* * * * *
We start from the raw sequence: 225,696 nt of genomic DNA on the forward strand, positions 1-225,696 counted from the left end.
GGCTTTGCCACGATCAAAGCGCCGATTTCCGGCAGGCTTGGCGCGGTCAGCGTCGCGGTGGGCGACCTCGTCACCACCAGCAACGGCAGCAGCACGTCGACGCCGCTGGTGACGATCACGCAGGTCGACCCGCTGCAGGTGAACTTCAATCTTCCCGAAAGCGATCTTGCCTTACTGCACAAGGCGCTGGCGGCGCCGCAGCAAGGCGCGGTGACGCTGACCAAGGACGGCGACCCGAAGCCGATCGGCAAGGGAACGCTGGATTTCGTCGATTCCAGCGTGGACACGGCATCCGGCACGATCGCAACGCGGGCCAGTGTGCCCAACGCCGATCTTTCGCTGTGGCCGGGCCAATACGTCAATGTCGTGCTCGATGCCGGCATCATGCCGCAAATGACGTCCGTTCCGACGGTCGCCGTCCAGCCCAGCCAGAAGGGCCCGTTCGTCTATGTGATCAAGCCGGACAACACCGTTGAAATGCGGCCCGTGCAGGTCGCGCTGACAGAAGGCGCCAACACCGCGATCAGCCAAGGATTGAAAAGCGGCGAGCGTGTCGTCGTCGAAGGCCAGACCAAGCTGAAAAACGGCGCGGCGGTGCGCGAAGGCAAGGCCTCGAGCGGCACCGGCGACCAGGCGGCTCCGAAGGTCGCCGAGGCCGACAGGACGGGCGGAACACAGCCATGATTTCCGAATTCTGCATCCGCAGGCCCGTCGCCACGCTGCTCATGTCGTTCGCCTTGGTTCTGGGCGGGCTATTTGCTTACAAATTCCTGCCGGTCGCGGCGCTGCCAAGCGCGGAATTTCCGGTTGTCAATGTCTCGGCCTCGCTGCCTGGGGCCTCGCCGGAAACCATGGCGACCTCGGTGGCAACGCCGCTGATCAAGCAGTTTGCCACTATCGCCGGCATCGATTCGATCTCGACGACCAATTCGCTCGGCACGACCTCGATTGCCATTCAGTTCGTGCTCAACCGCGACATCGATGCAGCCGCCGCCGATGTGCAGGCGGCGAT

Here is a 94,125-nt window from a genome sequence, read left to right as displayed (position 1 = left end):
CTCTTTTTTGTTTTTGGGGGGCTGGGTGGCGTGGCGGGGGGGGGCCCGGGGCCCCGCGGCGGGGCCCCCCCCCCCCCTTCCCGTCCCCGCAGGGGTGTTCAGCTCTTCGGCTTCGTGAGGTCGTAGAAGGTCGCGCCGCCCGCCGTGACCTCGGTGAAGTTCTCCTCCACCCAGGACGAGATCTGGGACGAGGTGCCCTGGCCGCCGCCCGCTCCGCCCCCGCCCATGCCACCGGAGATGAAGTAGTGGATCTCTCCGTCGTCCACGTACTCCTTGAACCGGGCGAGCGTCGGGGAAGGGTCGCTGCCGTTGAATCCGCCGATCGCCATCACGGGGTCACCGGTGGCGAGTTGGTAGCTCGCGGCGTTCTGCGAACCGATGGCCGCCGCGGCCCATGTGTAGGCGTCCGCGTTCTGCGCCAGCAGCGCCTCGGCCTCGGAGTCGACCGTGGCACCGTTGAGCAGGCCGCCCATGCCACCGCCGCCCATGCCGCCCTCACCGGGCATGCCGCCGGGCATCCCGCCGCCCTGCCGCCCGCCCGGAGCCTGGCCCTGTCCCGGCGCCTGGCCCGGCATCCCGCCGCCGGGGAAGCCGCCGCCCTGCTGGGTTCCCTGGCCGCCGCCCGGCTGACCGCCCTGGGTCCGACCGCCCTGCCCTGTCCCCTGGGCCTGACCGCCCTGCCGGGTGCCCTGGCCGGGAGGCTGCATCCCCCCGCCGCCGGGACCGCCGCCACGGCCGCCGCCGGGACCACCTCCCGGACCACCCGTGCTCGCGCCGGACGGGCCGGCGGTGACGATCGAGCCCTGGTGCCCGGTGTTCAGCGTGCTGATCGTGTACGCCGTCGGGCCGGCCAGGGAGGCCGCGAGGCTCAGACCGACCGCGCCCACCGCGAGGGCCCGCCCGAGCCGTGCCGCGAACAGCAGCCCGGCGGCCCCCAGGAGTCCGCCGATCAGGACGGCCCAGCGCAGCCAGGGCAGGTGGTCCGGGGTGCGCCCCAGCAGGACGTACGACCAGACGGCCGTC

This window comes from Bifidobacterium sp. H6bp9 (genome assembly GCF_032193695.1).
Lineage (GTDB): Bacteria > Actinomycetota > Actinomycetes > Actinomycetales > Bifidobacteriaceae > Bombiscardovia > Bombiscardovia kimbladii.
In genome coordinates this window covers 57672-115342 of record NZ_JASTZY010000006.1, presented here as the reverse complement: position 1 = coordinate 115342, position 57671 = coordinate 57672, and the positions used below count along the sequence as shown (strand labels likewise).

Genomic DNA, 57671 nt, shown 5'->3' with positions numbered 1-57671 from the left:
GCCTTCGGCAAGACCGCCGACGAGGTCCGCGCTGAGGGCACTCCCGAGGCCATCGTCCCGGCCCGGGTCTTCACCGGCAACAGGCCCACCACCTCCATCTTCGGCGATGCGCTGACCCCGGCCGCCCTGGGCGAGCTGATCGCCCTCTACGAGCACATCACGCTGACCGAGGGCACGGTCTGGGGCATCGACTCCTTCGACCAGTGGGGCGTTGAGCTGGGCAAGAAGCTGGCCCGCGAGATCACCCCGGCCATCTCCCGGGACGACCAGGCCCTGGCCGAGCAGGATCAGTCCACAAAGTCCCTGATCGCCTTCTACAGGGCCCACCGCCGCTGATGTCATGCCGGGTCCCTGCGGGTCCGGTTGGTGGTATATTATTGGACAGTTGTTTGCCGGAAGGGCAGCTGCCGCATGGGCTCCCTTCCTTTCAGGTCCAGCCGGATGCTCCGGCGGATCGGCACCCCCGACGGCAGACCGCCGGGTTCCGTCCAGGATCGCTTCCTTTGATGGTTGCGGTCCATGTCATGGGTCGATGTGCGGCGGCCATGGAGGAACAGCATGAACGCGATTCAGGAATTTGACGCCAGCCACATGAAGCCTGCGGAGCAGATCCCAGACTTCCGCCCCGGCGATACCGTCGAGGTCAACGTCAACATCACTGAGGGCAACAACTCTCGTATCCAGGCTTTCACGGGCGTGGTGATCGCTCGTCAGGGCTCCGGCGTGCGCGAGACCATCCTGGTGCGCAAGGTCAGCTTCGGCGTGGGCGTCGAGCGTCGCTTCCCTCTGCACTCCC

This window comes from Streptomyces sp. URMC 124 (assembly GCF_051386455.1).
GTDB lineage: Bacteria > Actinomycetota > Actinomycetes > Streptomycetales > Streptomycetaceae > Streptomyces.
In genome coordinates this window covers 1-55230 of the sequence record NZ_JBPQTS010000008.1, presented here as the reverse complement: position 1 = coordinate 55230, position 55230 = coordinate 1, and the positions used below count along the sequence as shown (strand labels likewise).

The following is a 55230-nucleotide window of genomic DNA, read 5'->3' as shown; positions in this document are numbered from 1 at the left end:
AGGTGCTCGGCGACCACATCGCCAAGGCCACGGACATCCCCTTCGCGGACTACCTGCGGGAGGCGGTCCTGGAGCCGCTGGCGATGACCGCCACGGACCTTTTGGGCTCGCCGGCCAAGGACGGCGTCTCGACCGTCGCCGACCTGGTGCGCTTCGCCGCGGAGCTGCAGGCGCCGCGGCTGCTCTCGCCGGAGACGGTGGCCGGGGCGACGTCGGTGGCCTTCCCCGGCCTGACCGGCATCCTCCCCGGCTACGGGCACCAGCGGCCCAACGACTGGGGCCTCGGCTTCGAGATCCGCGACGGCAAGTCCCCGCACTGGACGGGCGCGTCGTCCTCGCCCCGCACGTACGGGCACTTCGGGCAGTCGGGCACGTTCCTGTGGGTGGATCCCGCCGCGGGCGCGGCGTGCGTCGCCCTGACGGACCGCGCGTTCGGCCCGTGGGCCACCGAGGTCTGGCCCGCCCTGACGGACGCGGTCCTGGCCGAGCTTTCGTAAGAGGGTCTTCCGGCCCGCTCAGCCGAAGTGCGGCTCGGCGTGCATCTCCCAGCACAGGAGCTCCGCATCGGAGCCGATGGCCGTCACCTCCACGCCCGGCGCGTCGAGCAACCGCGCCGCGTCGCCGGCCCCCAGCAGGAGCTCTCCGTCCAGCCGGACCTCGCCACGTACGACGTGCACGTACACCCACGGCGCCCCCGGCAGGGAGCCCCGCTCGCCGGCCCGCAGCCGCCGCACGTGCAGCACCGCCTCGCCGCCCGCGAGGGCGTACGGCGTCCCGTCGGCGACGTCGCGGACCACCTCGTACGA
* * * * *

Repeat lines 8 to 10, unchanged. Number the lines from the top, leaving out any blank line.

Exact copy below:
Genomic DNA, 57671 nt, shown 5'->3' with positions numbered 1-57671 from the left:
GCCTTCGGCAAGACCGCCGACGAGGTCCGCGCTGAGGGCACTCCCGAGGCCATCGTCCCGGCCCGGGTCTTCACCGGCAACAGGCCCACCACCTCCATCTTCGGCGATGCGCTGACCCCGGCCGCCCTGGGCGAGCTGATCGCCCTCTACGAGCACATCACGCTGACCGAGGGCACGGTCTGGGGCATCGACTCCTTCGACCAGTGGGGCGTTGAGCTGGGCAAGAAGCTGGCCCGCGAGATCACCCCGGCCATCTCCCGGGACGACCAGGCCCTGGCCGAGCAGGATCAGTCCACAAAGTCCCTGATCGCCTTCTACAGGGCCCACCGCCGCTGATGTCATGCCGGGTCCCTGCGGGTCCGGTTGGTGGTATATTATTGGACAGTTGTTTGCCGGAAGGGCAGCTGCCGCATGGGCTCCCTTCCTTTCAGGTCCAGCCGGATGCTCCGGCGGATCGGCACCCCCGACGGCAGACCGCCGGGTTCCGTCCAGGATCGCTTCCTTTGATGGTTGCGGTCCATGTCATGGGTCGATGTGCGGCGGCCATGGAGGAACAGCATGAACGCGATTCAGGAATTTGACGCCAGCCACATGAAGCCTGCGGAGCAGATCCCAGACTTCCGCCCCGGCGATACCGTCGAGGTCAACGTCAACATCACTGAGGGCAACAACTCTCGTATCCAGGCTTTCACGGGCGTGGTGATCGCTCGTCAGGGCTCCGGCGTGCGCGAGACCATCCTGGTGCGCAAGGTCAGCTTCGGCGTGGGCGTCGAGCGTCGCTTCCCTCTGCACTCCC

This window comes from Streptomyces sp. URMC 124 (assembly GCF_051386455.1).